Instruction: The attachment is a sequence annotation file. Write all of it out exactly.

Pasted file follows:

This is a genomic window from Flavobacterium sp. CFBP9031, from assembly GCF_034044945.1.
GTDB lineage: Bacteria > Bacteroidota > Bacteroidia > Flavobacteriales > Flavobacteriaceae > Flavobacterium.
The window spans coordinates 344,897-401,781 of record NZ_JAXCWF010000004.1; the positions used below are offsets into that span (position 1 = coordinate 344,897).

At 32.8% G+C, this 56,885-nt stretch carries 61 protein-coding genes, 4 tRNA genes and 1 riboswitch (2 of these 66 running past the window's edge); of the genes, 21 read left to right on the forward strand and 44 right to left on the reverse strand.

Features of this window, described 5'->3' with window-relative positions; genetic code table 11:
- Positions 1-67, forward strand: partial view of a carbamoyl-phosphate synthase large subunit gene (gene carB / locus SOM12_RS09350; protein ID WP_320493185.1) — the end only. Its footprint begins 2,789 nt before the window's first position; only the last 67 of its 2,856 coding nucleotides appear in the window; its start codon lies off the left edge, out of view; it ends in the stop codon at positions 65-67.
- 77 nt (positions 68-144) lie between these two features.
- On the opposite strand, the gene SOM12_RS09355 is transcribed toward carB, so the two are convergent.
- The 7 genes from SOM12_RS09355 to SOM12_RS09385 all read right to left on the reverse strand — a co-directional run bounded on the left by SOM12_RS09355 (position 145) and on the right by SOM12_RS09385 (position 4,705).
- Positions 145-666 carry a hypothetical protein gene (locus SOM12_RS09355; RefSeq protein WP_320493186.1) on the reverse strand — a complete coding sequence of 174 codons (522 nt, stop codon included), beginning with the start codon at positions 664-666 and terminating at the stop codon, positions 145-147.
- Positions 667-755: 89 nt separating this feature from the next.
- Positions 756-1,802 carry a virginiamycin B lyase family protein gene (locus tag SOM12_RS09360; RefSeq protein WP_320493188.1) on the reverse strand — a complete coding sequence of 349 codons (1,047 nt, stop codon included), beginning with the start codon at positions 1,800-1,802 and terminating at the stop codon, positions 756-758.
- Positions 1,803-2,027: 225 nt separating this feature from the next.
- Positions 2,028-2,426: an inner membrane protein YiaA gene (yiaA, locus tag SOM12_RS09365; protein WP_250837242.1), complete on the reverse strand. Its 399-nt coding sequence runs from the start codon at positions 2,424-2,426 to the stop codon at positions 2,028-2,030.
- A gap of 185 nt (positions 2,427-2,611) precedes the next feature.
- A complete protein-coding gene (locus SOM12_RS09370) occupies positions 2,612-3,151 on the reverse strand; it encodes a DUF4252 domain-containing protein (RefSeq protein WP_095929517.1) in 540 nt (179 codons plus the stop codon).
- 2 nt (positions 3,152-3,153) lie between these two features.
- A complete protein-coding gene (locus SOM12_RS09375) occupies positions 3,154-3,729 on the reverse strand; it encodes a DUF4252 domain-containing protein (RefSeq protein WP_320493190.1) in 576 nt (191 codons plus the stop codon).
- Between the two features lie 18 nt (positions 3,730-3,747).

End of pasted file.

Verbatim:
This is a genomic window from Flavobacterium sp. CFBP9031, from assembly GCF_034044945.1.
GTDB lineage: Bacteria > Bacteroidota > Bacteroidia > Flavobacteriales > Flavobacteriaceae > Flavobacterium.
The window spans coordinates 344,897-401,781 of record NZ_JAXCWF010000004.1; the positions used below are offsets into that span (position 1 = coordinate 344,897).

At 32.8% G+C, this 56,885-nt stretch carries 61 protein-coding genes, 4 tRNA genes and 1 riboswitch (2 of these 66 running past the window's edge); of the genes, 21 read left to right on the forward strand and 44 right to left on the reverse strand.

Features of this window, described 5'->3' with window-relative positions; genetic code table 11:
- Positions 1-67, forward strand: partial view of a carbamoyl-phosphate synthase large subunit gene (gene carB / locus SOM12_RS09350; protein ID WP_320493185.1) — the end only. Its footprint begins 2,789 nt before the window's first position; only the last 67 of its 2,856 coding nucleotides appear in the window; its start codon lies off the left edge, out of view; it ends in the stop codon at positions 65-67.
- 77 nt (positions 68-144) lie between these two features.
- On the opposite strand, the gene SOM12_RS09355 is transcribed toward carB, so the two are convergent.
- The 7 genes from SOM12_RS09355 to SOM12_RS09385 all read right to left on the reverse strand — a co-directional run bounded on the left by SOM12_RS09355 (position 145) and on the right by SOM12_RS09385 (position 4,705).
- Positions 145-666 carry a hypothetical protein gene (locus SOM12_RS09355; RefSeq protein WP_320493186.1) on the reverse strand — a complete coding sequence of 174 codons (522 nt, stop codon included), beginning with the start codon at positions 664-666 and terminating at the stop codon, positions 145-147.
- Positions 667-755: 89 nt separating this feature from the next.
- Positions 756-1,802 carry a virginiamycin B lyase family protein gene (locus tag SOM12_RS09360; RefSeq protein WP_320493188.1) on the reverse strand — a complete coding sequence of 349 codons (1,047 nt, stop codon included), beginning with the start codon at positions 1,800-1,802 and terminating at the stop codon, positions 756-758.
- Positions 1,803-2,027: 225 nt separating this feature from the next.
- Positions 2,028-2,426: an inner membrane protein YiaA gene (yiaA, locus tag SOM12_RS09365; protein WP_250837242.1), complete on the reverse strand. Its 399-nt coding sequence runs from the start codon at positions 2,424-2,426 to the stop codon at positions 2,028-2,030.
- A gap of 185 nt (positions 2,427-2,611) precedes the next feature.
- A complete protein-coding gene (locus SOM12_RS09370) occupies positions 2,612-3,151 on the reverse strand; it encodes a DUF4252 domain-containing protein (RefSeq protein WP_095929517.1) in 540 nt (179 codons plus the stop codon).
- 2 nt (positions 3,152-3,153) lie between these two features.
- A complete protein-coding gene (locus SOM12_RS09375) occupies positions 3,154-3,729 on the reverse strand; it encodes a DUF4252 domain-containing protein (RefSeq protein WP_320493190.1) in 576 nt (191 codons plus the stop codon).
- Between the two features lie 18 nt (positions 3,730-3,747).